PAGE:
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I just read on the side of a Cranberry Juice pack that one of its ingredients was Cranberry compound? What does it mean?

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2 Answers 2

I honestly cannot think of anything they'd be referring to other than a chemical compound, which, in layman's terms, is basically anything more complex than a pure element like oxygen.

A cranberry - and any other food - contains an enormous number of "compounds", so I'm pretty sure that the phrase "cranberry compound" just means that it's not made from fresh/whole cranberries. It either uses some kind of artificial flavour or concentrate.

If it says "from concentrate" then it is almost definitely the latter; if it says "no artificial flavours" and nothing else then it might be the latter, and if it says "not from concentrate" (but doesn't say anything about artificial flavours) then I'd guess it to be the former.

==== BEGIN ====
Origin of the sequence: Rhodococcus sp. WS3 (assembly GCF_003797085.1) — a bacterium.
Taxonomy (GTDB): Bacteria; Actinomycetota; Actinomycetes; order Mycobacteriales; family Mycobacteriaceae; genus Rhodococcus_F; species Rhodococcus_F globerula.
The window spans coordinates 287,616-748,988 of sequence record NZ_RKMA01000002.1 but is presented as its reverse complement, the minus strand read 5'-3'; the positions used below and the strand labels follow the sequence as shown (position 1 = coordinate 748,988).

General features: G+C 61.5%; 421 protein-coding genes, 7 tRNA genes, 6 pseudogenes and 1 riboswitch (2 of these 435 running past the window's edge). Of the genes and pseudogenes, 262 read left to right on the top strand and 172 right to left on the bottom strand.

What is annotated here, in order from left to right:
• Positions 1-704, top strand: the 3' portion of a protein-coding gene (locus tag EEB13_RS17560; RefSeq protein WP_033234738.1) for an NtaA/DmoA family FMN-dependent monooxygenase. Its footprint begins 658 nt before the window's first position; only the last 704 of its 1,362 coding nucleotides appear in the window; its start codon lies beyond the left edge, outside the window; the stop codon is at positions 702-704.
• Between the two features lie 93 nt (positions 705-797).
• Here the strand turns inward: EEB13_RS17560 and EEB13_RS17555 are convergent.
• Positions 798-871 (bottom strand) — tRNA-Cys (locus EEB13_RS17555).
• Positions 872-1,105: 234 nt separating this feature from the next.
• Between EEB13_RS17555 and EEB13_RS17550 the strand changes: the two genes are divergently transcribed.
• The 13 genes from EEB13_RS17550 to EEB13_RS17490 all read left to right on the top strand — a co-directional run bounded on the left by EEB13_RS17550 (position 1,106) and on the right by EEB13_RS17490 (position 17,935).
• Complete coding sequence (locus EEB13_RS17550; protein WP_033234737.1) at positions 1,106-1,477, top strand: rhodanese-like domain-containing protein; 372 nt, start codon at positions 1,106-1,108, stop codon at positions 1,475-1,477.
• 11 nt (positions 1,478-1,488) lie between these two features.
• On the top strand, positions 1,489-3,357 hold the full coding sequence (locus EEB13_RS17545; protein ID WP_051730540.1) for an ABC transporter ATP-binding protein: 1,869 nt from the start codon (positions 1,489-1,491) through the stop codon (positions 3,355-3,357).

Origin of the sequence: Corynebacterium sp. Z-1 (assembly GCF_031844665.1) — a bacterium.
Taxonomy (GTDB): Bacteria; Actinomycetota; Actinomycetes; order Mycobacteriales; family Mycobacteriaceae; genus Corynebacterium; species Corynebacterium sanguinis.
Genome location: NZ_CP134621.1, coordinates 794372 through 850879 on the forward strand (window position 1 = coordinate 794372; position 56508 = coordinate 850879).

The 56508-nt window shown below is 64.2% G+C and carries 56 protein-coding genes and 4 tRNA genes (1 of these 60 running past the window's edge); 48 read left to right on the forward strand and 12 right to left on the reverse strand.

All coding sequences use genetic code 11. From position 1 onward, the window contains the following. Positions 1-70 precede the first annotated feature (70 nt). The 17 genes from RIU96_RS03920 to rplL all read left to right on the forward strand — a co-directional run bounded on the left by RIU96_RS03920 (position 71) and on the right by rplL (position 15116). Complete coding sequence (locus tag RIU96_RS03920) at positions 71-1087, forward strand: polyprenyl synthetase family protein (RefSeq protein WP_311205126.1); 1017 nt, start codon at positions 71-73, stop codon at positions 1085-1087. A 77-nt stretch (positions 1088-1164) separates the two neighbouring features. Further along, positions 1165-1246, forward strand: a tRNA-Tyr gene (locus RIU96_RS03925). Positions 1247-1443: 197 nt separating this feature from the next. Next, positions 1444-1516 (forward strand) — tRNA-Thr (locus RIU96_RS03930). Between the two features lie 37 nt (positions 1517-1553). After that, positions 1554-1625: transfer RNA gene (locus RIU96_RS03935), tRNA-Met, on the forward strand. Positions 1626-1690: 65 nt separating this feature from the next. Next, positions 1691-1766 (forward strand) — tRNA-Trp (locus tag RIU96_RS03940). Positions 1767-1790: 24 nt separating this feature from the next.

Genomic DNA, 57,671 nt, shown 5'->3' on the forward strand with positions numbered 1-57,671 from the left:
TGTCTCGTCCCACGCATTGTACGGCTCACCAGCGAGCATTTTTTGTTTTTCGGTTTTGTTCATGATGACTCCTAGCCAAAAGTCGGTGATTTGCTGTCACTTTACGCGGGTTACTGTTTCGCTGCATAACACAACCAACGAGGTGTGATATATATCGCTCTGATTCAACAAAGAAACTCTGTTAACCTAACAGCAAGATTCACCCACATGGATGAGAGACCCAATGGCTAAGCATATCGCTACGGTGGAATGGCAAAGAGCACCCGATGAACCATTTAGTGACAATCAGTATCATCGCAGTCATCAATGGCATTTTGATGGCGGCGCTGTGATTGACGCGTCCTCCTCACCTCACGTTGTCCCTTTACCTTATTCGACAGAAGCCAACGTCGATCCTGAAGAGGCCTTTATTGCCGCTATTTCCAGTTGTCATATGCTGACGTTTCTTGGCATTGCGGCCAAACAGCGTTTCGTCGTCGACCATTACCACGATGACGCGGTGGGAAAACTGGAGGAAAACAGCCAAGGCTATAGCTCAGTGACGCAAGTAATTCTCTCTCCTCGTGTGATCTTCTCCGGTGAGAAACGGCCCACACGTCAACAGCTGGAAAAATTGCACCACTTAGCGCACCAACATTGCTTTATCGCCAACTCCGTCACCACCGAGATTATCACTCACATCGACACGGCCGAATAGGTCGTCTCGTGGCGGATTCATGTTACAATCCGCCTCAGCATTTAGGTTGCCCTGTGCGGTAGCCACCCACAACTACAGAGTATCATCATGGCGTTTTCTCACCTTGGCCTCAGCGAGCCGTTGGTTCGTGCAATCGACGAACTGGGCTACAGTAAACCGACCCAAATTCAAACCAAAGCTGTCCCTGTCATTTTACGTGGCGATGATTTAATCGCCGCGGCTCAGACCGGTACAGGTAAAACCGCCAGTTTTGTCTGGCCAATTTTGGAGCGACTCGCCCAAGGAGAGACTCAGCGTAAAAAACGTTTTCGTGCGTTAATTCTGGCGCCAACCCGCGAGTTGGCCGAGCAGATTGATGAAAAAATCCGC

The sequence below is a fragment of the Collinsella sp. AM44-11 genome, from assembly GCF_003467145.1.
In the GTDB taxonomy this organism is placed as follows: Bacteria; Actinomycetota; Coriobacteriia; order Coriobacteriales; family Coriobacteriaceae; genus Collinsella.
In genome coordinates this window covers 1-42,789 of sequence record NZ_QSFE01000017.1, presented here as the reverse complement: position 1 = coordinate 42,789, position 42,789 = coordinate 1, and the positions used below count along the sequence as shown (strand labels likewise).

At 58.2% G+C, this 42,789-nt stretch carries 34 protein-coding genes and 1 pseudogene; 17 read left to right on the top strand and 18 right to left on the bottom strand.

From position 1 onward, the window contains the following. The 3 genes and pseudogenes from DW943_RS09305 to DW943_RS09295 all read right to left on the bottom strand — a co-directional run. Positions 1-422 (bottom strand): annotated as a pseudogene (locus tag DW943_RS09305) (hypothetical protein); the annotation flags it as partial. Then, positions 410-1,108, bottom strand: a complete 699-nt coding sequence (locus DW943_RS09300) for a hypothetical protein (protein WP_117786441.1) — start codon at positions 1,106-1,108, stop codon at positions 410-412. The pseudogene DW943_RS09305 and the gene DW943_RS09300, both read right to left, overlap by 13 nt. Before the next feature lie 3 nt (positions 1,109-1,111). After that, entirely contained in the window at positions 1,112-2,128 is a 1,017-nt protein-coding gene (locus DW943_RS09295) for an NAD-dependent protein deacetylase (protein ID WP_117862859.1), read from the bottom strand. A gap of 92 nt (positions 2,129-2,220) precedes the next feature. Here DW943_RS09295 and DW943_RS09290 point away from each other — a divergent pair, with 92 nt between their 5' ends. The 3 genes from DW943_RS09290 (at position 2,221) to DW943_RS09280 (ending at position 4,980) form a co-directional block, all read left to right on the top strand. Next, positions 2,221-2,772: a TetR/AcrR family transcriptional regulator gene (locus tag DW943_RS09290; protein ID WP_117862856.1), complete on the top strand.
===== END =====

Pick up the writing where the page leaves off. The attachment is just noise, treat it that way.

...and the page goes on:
I'd love to post some kind of citation, but as I said, I don't think it refers to any specific thing, it sounds more like a weasel word to avoid listing one or more "chemical" names like "proanthocyanidin".

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I am not 100% sure, but I believe compound is fruit (in your case cranberries), which were cooked with sugar. There are IMO certain similarities between the english compound and the german word "kompott". See also the wiktionary entry to kompott.

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I doubt that. I have never heard a compote referred to as compound, ever, anywhere, and besides, a compote is a type of dessert as the wiktionary entry indicates. It's highly illogical for that to be used as an ingredient in juice; they would just use cranberries and sugar and list those as ingredients. –  Aaronut Jan 23 '11 at 17:15

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